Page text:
John Muir


John Muir


[Sarah and David Galloway]


Madison 1862

Dear Brother and sister Perhaps you begin to think it long since I wrote last. After leaving the sheaves and trashing machine the merry sound of our old bell made me all [illegible] with joy, I think I love my studies more and more, and instead of the time for diss -missing them coming nearer, as one term after another passes, it seems to go farther and farther away. We live in changing times, and our plans my easily be broken, but if not I shall be seeking knowledge, for some years; here or elsewhere Our University has reached a crisis in its history, and if not passed success- -fully, the doors will be closed, when of course I should have to leave Madison for some institution which has not yet been wounded to the death by our war demon. If John Reid can spare me money I shall not teach this winter for though

it seems an easy way of making a hundred dollars every winter, yet the time for acquiring as much as I desire, would in that way, be too much prolonged that money will likely be spent, as the Catholics say; for the benefit of my soul. Those pictures are framed and I need not tell you that they are prized a good deal Our tutor takes a great liking to the [illegible], and wishes it in his [illegible], If more time could be spared for drawing I would send you a picture once or twice in a while, as I know you have a taste for them around Pal Pal[illegible] David I suppose is enjoying his adventure very well at the [counter?] [illegible] I suppose the draft panie has been growing old It is thought probable here that there will be a draft soon, but of course - hope that we shall escape it prevents much uneasiness This war seems farther from a close than [ever?] How strange that a country

with so many schools and churches should be desolated by so unsightly a monster. "Leaves have their time to fall" and though indeed there is a kind of melancholy present when they, withered and dead, are plucked from their places and shade the sport of the gloomy autumn wind, yet we hardly [deplore?] their fate, because there is nothing unnatural in it - they have done all that their creator wished them to do, and they should not remain longer in their green vigor, but may the same be said of the slaughtered upon a war field. I f you might be successful you would go far to bring the melenism to get love into those Leopards and Lambs would you not But good-bye I wish Gods blessing for yourselves and little ones Come and see me if you can as possibly I may have to go farther from home. John M Give me a letter, each of you soon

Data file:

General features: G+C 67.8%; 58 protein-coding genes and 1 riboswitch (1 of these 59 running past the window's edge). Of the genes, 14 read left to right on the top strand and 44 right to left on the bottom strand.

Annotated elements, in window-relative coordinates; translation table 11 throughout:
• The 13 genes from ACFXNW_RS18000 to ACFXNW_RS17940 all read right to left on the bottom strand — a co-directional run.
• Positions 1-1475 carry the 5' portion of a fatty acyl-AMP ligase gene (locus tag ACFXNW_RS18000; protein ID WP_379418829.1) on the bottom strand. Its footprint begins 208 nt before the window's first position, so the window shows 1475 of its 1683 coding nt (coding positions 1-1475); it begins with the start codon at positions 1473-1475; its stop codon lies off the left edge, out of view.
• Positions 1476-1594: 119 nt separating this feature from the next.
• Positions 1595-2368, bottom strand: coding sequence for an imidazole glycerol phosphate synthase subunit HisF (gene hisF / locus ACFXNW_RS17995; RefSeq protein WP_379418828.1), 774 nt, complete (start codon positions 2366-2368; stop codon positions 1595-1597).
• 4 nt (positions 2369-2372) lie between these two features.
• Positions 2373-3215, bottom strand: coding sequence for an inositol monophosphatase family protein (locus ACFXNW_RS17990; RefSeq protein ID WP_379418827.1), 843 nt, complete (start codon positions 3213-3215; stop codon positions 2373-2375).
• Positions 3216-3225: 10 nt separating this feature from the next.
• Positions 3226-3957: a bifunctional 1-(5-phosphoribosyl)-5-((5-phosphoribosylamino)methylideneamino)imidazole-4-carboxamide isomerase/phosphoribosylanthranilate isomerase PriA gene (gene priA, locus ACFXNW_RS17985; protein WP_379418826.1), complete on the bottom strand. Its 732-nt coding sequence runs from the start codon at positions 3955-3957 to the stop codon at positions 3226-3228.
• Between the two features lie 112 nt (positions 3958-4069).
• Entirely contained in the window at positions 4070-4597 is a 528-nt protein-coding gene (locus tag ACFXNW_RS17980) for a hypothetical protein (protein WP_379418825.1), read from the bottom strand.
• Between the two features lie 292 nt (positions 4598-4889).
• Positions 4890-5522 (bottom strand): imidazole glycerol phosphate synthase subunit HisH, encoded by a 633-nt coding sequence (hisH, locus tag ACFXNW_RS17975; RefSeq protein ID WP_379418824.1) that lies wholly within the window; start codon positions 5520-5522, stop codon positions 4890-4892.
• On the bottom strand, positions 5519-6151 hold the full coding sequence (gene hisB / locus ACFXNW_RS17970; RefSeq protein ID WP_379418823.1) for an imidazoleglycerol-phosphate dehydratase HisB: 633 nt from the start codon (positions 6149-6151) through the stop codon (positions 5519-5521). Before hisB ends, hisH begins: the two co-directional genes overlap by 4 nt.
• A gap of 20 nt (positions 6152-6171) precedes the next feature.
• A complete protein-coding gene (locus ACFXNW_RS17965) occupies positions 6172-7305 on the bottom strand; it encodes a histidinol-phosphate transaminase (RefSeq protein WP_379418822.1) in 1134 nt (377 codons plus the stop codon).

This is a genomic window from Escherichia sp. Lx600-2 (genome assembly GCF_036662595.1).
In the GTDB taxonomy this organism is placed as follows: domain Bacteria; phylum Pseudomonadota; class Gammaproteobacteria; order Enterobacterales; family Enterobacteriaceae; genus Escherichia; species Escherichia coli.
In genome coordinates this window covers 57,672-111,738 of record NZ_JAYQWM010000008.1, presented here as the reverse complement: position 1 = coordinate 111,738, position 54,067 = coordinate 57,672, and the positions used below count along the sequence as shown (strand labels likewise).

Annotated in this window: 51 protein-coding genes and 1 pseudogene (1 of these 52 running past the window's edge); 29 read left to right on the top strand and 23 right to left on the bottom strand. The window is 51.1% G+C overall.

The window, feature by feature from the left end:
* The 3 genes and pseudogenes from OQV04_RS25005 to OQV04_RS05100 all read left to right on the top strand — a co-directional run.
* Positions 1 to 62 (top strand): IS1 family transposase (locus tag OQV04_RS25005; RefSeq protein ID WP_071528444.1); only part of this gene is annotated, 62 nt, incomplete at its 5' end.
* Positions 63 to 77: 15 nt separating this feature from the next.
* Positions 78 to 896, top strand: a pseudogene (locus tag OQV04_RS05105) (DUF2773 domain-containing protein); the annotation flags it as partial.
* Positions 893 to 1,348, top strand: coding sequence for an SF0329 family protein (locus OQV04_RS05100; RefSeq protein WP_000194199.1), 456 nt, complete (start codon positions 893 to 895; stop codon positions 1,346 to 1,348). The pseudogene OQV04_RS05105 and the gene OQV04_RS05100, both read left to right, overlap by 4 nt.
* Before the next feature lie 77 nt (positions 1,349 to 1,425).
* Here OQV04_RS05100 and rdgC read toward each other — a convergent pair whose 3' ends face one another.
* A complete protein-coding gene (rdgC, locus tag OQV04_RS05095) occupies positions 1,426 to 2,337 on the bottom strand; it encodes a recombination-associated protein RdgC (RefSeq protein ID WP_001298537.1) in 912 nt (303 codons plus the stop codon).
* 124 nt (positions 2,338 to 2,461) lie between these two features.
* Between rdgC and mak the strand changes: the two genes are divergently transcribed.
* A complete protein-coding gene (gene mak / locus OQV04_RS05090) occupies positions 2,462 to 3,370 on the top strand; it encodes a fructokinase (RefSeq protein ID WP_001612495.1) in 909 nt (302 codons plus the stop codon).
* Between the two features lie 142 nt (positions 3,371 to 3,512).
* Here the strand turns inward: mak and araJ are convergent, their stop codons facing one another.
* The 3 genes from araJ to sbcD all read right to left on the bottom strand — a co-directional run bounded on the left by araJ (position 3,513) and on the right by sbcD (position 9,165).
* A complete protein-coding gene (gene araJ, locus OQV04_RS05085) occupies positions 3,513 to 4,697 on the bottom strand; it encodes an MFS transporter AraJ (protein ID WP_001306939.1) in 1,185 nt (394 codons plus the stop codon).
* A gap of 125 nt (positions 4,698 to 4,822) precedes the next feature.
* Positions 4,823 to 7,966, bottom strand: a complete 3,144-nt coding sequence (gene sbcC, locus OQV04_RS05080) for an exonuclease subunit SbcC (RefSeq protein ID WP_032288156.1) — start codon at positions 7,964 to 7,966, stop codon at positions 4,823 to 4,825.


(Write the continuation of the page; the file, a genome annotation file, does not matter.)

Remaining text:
Madison, [Wisc]


Original letter dimensions: 20.0 x 24.5 cm

Resource Identifier


File Identifier

Reel 01, Image 0461

Copyright Statement

The unpublished works of John Muir are copyrighted by the Muir-Hanna Trust. To purchase copies of images and/or obtain permission to publish or exhibit them, click here to view the Holt-Atherton Special Collections policies.

Owning Institution

University of the Pacific Library Holt-Atherton Special Collections. Please contact this institution directly to obtain copies of the images or permission to publish or use them beyond educational purposes.

Copyright Holder

Muir-Hanna Trust

Copyright Date



2 pages



To view the content in your browser, please download Adobe Reader or, alternately,
you may Download the file to your hard drive.

NOTE: The latest versions of Adobe Reader do not support viewing PDF files within Firefox on Mac OS and if you are using a modern (Intel) Mac, there is no official plugin for viewing PDF files within the browser window.